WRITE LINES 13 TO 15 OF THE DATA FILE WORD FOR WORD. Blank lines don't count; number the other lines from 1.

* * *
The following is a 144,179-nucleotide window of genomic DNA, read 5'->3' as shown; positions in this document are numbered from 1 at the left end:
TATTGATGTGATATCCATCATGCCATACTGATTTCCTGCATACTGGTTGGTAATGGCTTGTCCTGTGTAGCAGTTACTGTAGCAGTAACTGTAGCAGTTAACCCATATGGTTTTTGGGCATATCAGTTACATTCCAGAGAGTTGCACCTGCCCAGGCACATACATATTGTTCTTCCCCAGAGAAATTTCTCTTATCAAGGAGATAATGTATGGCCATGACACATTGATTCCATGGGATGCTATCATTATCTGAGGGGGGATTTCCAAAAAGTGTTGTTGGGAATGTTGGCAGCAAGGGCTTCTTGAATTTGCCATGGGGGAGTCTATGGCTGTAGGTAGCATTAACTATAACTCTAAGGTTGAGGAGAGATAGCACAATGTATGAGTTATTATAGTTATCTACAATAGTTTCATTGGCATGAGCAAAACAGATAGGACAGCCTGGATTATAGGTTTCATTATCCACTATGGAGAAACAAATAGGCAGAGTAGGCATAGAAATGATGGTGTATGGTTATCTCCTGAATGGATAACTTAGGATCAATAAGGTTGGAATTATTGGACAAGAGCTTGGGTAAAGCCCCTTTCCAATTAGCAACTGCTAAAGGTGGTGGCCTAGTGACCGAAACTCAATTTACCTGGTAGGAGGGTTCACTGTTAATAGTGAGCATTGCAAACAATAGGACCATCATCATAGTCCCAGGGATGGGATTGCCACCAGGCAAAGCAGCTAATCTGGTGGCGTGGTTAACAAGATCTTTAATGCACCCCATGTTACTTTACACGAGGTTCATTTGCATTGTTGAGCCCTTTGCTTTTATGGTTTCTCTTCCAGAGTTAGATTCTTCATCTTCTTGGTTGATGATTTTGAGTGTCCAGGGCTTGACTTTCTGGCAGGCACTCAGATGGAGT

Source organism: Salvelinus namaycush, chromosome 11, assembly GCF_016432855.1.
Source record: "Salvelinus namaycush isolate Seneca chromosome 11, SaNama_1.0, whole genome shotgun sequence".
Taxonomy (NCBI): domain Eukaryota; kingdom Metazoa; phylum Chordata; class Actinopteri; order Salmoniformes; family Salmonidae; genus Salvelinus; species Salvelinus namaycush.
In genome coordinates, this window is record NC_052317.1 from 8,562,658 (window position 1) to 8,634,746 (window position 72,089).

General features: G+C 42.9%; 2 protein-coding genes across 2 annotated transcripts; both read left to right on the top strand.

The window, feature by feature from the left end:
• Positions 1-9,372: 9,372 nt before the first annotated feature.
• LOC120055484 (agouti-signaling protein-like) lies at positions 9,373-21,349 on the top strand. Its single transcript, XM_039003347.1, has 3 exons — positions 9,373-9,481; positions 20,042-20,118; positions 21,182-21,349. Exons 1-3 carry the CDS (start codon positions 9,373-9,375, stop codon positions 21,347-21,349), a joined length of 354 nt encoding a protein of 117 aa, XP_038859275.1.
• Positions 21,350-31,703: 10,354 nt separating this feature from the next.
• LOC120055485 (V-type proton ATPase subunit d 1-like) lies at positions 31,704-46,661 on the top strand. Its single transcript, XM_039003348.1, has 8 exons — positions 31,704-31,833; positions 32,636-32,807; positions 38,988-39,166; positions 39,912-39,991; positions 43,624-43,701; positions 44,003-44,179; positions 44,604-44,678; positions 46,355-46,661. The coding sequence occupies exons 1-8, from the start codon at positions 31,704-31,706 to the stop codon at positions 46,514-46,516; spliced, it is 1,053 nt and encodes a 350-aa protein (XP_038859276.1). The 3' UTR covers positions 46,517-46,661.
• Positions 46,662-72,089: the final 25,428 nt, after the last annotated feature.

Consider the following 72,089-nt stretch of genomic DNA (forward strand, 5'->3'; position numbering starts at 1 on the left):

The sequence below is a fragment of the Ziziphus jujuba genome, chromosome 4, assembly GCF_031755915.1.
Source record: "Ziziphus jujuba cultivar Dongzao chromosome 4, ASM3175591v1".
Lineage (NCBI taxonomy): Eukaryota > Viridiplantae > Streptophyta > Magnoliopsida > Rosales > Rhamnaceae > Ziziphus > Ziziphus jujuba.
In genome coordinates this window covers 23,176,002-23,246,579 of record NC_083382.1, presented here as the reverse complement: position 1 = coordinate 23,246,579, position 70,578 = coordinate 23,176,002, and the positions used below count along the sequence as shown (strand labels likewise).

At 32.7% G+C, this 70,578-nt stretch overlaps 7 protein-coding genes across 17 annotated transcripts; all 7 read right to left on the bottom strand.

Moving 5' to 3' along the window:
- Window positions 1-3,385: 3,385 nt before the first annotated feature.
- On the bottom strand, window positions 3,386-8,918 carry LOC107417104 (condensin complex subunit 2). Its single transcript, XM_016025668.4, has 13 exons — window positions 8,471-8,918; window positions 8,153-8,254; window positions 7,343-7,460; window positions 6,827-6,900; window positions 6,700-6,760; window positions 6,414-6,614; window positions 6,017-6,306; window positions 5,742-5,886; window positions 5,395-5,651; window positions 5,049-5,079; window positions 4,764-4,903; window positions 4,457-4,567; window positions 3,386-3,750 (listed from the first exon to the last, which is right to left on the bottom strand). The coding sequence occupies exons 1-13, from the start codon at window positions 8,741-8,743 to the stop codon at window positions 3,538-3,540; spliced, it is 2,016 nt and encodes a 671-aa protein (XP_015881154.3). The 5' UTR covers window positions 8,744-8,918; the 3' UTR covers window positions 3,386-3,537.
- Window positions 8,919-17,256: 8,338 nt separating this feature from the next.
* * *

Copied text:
• Positions 46,662-72,089: the final 25,428 nt, after the last annotated feature.

Consider the following 72,089-nt stretch of genomic DNA (forward strand, 5'->3'; position numbering starts at 1 on the left):

The sequence below is a fragment of the Ziziphus jujuba genome, chromosome 4, assembly GCF_031755915.1.